Religion and Psychoactive Sacraments:
An Entheogen Chrestomathy
Thomas B. Roberts, Ph.D. and Paula Jo Hruby, Ed.D.
Author Index | Title Index
The Spiritual Nature of Man: A Study of Contemporary Religious Experience.
Hardy, Alister. (1979).
Oxford: Clarendon Press.
Description: Hardcover, x + 162 pages.
Contents: Preface, 9 chapters, Appendix I: Tables Related to chapter 2, Appendix II: Extracts from reports of experience taken from a pilot survey by D. Hay discussed in chapter 8, bibliography, index.
Excerpt(s): Over the years my colleagues and I have collected together over four thousand first-hand accounts, such as the ones above, which show that a large number of people even today possess a deep awareness of a benevolent non-physical power. Which appears to be partly or wholly beyond, and far greater than, the individual self. (page 1)
Apart from the work of James and Starbuck, to whom I shall come in a moment, there has been little organized knowledge of this phenomenon. Because of its importance I set up a research unit to find out more about it, and I have endeavored in this book to explore the spiritual nature of man as systematically and objectively as possible. First, we have tried to build up a body of knowledge of actual experiences by collecting thousands of individual first-hand accounts which we have then collated under classifactory labels. Secondly, we have examined these examples in depth, looking at their development, their dynamic patterns, antecedents, and consequences. Thirdly, we have begun quantitative studies. Finally, I have tried to draw certain tentative conclusions. For only when we have collected, collated, examined, and counted a great many first-hand accounts can we hope to learn more about the essential part that man's spirituality plays in his make-up. (page 2)
This indeed was the view expressed some years earlier by that brilliant experimentalist the late Dr. Walter N. Pahnke. Pahnke was not trying, as some people would seem quite erroneously to have imagined, to debunk the religious side of mysticism by showing that almost exactly the same effects could be produced by drugs; on the contrary, he was a theological graduate of the Harvard Divinity School who then took a medical degree and specialized in psychiatry with the express purpose of investigating the physiological conditions which facilitated the occurrence of mystical states. Pahnke was a profoundly religious man, as I soon discovered when I spent a day with him at his laboratory at Baltimore in the autumn of 1968. It should not worry us if it is shown that altered states of consciousness may be produced by chemical means; the chemicals themselves do not produce the divine ecstasy, but affect the brain in such a way that a rarely accessible region of the sub-conscious mind becomes available to those who already have, perhaps unknown to them, a mystical streak within them. They discover new depths within themselves. ...
Pahnke may have been over-optimistic in his ideas of what such research may do, but there can be little doubt that the altered states of consciousness induced by the taking of drugs does indeed facilitate an experience that could not otherwise be achieved under normal conditions. At least they should make us hesitate before dismissing all such phenomena as of no spiritual value; clearly there is a new field of research opening up and it would be a mistake to prejudge the issues that are likely to follow from it. (page 97)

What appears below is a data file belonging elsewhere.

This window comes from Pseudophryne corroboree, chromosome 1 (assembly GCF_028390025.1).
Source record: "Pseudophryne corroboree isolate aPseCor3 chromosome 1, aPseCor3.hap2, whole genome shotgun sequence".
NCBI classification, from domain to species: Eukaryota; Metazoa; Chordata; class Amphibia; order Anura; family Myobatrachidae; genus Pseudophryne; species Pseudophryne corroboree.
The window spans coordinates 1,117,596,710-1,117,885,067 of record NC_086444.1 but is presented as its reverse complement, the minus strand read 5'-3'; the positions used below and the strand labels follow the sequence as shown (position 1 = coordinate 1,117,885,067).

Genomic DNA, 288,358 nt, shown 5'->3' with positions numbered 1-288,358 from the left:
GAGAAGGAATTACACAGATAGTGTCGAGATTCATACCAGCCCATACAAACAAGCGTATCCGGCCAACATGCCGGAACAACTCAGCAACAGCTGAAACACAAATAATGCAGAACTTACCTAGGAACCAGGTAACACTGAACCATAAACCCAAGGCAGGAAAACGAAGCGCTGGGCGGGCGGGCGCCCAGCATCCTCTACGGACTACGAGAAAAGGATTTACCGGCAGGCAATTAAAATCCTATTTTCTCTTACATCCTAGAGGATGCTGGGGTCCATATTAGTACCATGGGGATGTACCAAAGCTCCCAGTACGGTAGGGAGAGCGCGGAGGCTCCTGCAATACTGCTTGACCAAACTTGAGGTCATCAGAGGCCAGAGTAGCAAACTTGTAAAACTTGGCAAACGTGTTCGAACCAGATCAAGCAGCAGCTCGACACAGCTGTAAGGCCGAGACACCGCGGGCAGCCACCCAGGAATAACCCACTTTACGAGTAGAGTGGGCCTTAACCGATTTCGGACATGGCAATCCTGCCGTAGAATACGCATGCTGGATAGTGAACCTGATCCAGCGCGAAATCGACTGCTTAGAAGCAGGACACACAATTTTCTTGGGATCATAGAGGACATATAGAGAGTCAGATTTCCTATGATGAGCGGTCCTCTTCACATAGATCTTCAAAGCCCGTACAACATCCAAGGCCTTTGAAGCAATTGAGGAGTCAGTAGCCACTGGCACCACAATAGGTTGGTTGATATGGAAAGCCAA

Here are two examples form our collection: one from a boy of 16 and the other from an adult about to be ordained:
I have smoked cannabis fairly regularly, for with it I suddenly found a beautiful world, and have witnessed many instances whose splendor could only be attributed to a supreme power. The only time I have used any other drug was when I brought some Morning Glory seeds... I swallowed and digested 100 of them, over a period of time. I decided to write down the effects as they occurred; the report however did not turn out as expected. My mind, I believe, was taken over by a spiritual force. I cannot stress enough that I firmly believe this to have been a spiritual experience, for its force on my mind, and since that time, was so tremendous as to be indescribable. It is now two months since I had the experience, yet its impression has not diminished: I now know that a supreme Force or God does exist. (2313, M, 16)
Age 29--Although not yet ordained, that year I worked as a junior with an ecumenical ministry. One of the activities I was involved in was a 'Spiritual Discovery Group' that numbered clergy of several denominations as well as two psychologist, professors, etc. At one point we experimented with L.S.D. It would take a volume to detail the full spiritual experiences and insights, but I shall outline a few:
During my first experience I suddenly became aware of the oneness of all that was. That God is a very present force that flows through everything in existence. I had discovered this before, but now it had become more than a belief--I was suddenly aware of it as much as I could ever be aware of anything.
The second experience gave me such an overwhelming re-occurrence of the first that it is absolutely impossible to put into words that reality of God which I was suddenly AWARE. But it was as if I had suddenly opened my awareness to the AWARENESS. All the pieces of my theological knowledge fell into place creating an intricate pattern of the whole. I lost much that I had learned as isolated detail and in its place I evolved into what I can only term as 'Conceptual knowledge of God's wonder', which, if it is meaningless to the reader, I am sorry, but words are impossible. Many of the aspects of this 'Conceptual knowledge' were unfamiliar to me, but have since shown up in the writings of others. (2005, M, Age?) (page 98)
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This compilation by Thomas B. Roberts & Paula Jo Hruby, © 1995-2003 CSP